If you live near birch trees, chances are you live near the conspicuous wood-eating fungus known as Birch Polypore (Piptoporus betulinus). Whereas Tinder Conk fruiting bodies are perennial (capable of growing for multiple years), the fruiting bodies of Birch Polypore are annuals, growing for just a few months (typically in late summer and fall), though spent shelves may linger on trunks or fallen branches for years. Trees may host dozens of decaying specimens. Living mushrooms can be recognized by their smooth white or light brown pore surface, which is unlike the weathered, winter specimens shown here.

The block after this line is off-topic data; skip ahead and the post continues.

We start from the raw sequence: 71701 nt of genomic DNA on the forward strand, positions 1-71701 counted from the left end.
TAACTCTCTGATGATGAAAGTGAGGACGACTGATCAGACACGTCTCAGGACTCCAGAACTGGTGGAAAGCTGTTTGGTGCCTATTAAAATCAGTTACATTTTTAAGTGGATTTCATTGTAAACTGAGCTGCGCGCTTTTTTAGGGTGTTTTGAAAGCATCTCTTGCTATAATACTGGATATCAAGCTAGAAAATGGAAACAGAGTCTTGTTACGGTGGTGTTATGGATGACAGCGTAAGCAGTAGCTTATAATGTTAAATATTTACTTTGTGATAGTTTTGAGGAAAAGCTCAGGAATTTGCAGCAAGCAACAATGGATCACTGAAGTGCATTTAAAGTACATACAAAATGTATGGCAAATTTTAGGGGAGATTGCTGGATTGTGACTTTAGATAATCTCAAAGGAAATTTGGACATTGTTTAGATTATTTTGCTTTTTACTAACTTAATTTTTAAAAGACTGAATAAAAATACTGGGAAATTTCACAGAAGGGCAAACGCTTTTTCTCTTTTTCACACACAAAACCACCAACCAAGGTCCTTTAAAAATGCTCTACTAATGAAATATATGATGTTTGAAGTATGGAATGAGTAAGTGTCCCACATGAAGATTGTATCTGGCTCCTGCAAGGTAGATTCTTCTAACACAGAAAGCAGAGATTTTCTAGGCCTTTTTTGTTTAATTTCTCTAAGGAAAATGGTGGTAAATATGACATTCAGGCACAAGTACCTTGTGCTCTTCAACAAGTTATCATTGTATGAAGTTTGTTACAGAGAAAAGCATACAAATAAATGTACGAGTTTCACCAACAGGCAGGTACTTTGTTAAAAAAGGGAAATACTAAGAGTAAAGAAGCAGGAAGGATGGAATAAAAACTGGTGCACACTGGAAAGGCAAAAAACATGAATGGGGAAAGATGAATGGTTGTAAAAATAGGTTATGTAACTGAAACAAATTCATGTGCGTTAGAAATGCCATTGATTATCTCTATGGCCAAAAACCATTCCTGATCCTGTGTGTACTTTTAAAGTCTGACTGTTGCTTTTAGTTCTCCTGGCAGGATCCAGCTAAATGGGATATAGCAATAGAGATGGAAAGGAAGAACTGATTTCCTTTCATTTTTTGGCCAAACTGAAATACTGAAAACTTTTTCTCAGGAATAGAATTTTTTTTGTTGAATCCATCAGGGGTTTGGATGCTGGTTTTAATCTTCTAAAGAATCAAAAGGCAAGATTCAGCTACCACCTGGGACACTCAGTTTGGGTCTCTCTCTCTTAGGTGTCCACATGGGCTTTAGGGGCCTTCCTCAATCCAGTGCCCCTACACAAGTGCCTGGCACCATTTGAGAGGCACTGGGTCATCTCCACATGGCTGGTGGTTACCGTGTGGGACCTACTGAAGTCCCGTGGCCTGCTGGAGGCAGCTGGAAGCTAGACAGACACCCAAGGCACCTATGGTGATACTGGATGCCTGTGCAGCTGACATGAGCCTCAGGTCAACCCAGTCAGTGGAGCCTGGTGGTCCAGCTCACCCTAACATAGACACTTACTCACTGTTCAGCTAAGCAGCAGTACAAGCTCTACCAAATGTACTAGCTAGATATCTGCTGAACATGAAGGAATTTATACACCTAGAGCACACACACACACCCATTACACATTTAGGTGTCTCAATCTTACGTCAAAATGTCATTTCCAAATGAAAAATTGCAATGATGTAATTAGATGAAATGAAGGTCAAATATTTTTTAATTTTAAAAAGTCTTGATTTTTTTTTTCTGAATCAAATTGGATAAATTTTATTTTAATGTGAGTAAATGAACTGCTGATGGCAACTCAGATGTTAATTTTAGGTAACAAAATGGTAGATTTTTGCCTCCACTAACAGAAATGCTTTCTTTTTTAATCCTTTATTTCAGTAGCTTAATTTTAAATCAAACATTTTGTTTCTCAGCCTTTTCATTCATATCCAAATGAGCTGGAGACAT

Greg Marley* writes that immunomodulating tinctures, teas and decoctions can be made from fresh fruiting bodies, though he forewarns that decoctions and teas are strongly bitter.
Flat slices of Birch Polypore can be used as a leather-like strop to refine a knife's edge. And, as if the flammable bark of the host (Birch) trees was not enough of a gift, Birch Polypore mushrooms, when dried and shredded, make excellent fire-making tinder. (To view the following images in full-size, click here.)
*For a more detailed profile of Birch Polypore, consult Greg Marley's book Mushrooms for Health: Medicinal Secrets of Northeastern Fungi (2009, pages 108-111).
Note: All trees pictured are Gray Birch (Betula populifolia).